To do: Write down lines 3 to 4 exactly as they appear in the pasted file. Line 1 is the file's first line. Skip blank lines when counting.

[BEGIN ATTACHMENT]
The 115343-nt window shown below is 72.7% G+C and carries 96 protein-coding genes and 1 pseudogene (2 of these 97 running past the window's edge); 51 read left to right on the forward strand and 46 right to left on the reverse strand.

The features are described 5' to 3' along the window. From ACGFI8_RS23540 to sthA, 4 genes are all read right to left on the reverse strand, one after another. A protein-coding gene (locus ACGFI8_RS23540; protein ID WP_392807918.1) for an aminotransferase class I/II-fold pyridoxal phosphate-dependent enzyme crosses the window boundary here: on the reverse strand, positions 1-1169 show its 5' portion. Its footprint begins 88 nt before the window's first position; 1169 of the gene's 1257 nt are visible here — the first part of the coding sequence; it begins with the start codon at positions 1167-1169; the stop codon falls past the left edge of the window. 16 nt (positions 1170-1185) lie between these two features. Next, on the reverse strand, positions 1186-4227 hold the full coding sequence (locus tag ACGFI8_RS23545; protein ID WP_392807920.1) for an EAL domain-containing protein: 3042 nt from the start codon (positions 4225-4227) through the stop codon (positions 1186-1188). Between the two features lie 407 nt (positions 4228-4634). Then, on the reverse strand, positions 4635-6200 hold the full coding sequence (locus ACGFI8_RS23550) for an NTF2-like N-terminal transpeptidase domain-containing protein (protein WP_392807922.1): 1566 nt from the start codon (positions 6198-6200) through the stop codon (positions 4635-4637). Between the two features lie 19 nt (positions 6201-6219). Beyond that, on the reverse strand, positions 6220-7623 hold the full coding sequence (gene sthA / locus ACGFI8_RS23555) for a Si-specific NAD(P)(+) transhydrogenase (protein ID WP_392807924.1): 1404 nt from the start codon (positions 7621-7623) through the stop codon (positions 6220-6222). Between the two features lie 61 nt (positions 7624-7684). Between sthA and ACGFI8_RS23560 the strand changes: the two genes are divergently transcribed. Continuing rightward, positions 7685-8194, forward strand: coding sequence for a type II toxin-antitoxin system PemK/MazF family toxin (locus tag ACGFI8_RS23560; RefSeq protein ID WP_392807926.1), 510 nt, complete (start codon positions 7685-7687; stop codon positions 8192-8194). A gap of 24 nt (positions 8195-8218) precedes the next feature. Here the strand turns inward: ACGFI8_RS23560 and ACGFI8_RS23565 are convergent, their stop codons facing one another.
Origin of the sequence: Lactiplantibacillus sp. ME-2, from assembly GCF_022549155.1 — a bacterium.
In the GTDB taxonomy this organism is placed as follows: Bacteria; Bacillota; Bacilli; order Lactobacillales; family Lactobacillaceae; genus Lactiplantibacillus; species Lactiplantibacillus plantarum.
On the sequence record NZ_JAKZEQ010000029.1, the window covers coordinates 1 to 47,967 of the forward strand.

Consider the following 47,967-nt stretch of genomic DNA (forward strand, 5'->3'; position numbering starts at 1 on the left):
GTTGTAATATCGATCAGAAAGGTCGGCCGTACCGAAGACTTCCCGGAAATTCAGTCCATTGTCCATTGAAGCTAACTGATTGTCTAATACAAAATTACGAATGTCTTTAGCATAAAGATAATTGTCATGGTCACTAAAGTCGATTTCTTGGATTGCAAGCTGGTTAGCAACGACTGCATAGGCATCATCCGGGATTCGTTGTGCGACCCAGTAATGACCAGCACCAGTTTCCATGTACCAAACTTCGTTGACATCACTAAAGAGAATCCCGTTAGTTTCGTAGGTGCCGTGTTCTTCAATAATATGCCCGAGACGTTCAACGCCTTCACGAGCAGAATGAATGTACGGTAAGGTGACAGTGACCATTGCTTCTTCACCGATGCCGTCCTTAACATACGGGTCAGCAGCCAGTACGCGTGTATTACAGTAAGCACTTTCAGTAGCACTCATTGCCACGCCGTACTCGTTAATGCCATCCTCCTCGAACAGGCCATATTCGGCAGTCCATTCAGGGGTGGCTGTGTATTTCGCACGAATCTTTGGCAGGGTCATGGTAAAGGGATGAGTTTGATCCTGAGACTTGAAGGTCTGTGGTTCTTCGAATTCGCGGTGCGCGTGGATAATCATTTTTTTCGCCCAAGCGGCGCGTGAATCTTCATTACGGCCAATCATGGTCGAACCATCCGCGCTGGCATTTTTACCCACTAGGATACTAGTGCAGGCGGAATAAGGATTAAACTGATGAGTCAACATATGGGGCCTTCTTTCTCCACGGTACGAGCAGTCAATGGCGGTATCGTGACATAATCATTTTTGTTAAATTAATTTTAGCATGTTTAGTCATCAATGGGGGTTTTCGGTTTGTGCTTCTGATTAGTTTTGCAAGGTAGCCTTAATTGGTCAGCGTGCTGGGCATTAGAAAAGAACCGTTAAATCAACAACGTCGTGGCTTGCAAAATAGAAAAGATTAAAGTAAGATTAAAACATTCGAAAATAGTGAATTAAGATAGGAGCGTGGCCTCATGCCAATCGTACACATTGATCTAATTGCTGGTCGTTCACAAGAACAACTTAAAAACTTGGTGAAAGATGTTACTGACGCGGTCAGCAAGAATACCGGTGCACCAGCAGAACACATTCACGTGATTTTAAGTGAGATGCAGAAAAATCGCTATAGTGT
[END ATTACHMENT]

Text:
Origin of the sequence: Lactiplantibacillus sp. ME-2, from assembly GCF_022549155.1 — a bacterium.
In the GTDB taxonomy this organism is placed as follows: Bacteria; Bacillota; Bacilli; order Lactobacillales; family Lactobacillaceae; genus Lactiplantibacillus; species Lactiplantibacillus plantarum.